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  • 1. Aims and Scope

    Gut and Liver is an international journal of gastroenterology, focusing on the gastrointestinal tract, liver, biliary tree, pancreas, motility, and neurogastroenterology. Gut atnd Liver delivers up-to-date, authoritative papers on both clinical and research-based topics in gastroenterology. The Journal publishes original articles, case reports, brief communications, letters to the editor and invited review articles in the field of gastroenterology. The Journal is operated by internationally renowned editorial boards and designed to provide a global opportunity to promote academic developments in the field of gastroenterology and hepatology. +MORE

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    Editor-in-Chief
    Yong Chan Lee Professor of Medicine
    Director, Gastrointestinal Research Laboratory
    Veterans Affairs Medical Center, Univ. California San Francisco
    San Francisco, USA

    Deputy Editor

    Deputy Editor
    Jong Pil Im Seoul National University College of Medicine, Seoul, Korea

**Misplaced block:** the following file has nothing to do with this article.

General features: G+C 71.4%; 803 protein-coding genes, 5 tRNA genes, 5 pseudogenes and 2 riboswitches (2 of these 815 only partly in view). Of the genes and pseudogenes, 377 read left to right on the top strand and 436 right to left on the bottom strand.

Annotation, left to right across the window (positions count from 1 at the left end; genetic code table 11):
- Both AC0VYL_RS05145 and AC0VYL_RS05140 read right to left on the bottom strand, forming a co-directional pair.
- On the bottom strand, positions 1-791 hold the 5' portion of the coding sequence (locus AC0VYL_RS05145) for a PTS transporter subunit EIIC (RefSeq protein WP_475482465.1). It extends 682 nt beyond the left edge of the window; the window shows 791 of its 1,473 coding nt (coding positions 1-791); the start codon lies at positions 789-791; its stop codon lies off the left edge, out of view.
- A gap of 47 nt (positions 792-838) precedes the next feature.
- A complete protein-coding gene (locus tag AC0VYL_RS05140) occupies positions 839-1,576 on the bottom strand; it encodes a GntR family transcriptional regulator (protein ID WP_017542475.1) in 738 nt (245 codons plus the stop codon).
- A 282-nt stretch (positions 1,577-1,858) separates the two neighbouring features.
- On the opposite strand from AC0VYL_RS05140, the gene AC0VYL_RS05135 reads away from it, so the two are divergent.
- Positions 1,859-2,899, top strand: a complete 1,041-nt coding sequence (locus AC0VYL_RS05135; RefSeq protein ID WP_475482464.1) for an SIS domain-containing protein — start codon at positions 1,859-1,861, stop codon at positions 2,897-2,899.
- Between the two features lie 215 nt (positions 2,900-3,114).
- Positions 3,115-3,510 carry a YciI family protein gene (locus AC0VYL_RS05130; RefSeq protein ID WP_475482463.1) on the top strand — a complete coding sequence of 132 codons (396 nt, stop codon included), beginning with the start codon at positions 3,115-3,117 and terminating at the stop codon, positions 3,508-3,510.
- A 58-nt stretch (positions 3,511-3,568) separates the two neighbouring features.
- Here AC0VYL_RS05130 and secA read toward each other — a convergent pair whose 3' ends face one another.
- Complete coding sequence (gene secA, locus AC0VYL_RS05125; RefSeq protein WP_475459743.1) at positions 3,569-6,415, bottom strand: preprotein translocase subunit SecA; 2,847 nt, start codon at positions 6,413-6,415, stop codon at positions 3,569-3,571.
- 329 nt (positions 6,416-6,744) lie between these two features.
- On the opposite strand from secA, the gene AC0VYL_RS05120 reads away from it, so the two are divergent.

Robert S. Bresalier University of Texas M. D. Anderson Cancer Center, Houston, USA
    Steven H. Itzkowitz Mount Sinai Medical Center, NY, USA
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    All papers submitted to Gut and Liver are reviewed by the editorial team before being sent out for an external peer review to rule out papers that have low priority, insufficient originality, scientific flaws, or the absence of a message of importance to the readers of the Journal. A decision about these papers will usually be made within two or three weeks.
    The remaining articles are usually sent to two reviewers. It would be very helpful if you could suggest a selection of reviewers and include their contact details. We may not always use the reviewers you recommend, but suggesting reviewers will make our reviewer database much richer; in the end, everyone will benefit. We reserve the right to return manuscripts in which no reviewers are suggested.